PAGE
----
Boris Johnson has blamed this summer’s exam chaos on a “mutant algorithm” as he sent out a message to children that it is safe for them to return to school.
In a live address to England’s schoolchildren on social media, appeared to try to shrug off responsibility for the “stressful” experience of thousands of teenagers initially awarded grades well below predictions.
The prime minister’s five-minute address to a group of Year 11 students in a school library appeared designed to reassure young people and their parents on the safety of schools, a day after his dramatic U-turn on the use of face-coverings.
But he could not resist taking a swipe at the BBC over the Last Night at the Proms row, telling the 15 and 16 year-olds that their teachers would be able to provide them with answers to questions like: “Is it politically appropriate to sing Rule Britannia? Yes.”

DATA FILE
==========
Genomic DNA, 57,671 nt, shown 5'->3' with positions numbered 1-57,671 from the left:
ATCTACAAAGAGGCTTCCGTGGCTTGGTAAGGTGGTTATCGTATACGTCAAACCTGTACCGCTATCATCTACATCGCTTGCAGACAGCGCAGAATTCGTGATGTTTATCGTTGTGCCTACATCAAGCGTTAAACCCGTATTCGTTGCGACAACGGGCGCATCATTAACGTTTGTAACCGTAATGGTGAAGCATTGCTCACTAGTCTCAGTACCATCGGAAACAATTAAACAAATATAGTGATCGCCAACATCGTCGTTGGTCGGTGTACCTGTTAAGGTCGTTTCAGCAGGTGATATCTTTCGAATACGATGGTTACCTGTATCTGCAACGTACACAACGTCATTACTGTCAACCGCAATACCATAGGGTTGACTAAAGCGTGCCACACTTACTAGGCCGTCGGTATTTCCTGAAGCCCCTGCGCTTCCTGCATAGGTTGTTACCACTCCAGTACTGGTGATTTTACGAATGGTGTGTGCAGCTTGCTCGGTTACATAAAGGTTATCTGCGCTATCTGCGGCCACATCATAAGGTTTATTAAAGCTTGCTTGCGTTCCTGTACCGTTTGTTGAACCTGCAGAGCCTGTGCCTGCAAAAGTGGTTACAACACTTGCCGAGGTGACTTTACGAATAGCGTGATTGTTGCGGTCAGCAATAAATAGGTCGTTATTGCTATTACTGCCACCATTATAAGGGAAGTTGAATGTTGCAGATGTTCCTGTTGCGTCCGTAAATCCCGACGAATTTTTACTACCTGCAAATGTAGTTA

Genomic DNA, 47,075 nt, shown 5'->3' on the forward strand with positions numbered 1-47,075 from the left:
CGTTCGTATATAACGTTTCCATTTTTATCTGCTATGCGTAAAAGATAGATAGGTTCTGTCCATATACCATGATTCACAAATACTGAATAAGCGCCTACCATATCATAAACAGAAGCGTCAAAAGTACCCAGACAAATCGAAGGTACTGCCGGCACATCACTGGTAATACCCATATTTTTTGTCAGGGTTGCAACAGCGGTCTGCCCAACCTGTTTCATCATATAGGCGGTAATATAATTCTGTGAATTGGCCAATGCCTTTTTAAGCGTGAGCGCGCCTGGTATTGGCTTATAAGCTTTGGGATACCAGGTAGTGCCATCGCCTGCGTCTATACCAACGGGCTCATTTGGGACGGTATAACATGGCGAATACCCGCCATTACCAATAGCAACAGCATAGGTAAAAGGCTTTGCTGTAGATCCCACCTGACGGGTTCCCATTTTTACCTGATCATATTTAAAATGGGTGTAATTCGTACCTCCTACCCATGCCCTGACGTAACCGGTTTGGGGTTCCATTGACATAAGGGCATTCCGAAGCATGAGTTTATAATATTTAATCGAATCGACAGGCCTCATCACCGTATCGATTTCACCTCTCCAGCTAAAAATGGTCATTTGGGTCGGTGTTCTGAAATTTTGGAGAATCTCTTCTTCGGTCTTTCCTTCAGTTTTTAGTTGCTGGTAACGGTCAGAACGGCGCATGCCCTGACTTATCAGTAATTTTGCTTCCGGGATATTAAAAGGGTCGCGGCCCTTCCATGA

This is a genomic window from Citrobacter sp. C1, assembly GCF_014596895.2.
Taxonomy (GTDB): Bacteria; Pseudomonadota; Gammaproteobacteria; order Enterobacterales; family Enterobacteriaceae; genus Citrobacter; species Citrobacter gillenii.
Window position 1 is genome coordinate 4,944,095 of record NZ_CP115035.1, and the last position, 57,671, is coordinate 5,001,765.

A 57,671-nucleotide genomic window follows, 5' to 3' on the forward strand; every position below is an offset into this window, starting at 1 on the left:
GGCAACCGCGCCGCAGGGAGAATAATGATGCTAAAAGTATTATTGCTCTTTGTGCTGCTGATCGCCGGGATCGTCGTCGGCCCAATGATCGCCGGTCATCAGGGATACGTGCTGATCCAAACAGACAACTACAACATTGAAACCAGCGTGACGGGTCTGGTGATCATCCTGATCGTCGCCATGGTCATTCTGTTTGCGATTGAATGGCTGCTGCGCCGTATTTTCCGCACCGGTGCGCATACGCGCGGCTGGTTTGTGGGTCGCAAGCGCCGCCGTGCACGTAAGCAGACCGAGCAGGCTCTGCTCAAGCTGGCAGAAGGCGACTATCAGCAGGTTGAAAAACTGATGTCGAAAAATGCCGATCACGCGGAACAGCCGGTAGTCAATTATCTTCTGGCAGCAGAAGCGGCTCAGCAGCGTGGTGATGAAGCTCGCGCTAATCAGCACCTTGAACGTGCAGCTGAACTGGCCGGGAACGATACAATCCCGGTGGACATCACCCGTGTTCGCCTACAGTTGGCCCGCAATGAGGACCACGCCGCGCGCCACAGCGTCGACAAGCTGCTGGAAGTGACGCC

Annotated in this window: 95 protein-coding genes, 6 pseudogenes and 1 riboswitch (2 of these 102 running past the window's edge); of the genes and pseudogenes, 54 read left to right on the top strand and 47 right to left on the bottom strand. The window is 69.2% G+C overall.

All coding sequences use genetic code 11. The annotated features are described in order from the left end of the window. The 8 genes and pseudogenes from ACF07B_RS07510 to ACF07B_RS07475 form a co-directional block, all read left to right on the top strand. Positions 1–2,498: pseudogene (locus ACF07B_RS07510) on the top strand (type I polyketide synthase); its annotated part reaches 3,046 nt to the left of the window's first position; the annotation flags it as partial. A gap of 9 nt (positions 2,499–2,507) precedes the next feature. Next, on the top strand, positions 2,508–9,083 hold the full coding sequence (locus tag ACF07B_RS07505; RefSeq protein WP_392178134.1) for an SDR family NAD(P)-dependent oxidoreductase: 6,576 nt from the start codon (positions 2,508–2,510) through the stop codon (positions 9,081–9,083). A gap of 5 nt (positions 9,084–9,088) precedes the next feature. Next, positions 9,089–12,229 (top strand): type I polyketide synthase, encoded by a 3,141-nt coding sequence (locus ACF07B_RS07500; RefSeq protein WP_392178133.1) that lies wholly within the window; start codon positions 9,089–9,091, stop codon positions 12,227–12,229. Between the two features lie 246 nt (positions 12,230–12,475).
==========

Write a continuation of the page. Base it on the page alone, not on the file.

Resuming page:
Mr Johnson thanked the children – who were socially distanced around large tables but not wearing masks – for their part in bringing coronavirus “under control”.
Telling them he recognised they had missed out on a lot during 159 days of lockdown, he said: “You couldn’t sit your exams, which you yearn to do.
“And I’m afraid your grades were almost derailed by a mutant algorithm. And I know how how stressful that must have been for pupils up and down the country, and I’m very, very glad that it’s finally been been sorted out.”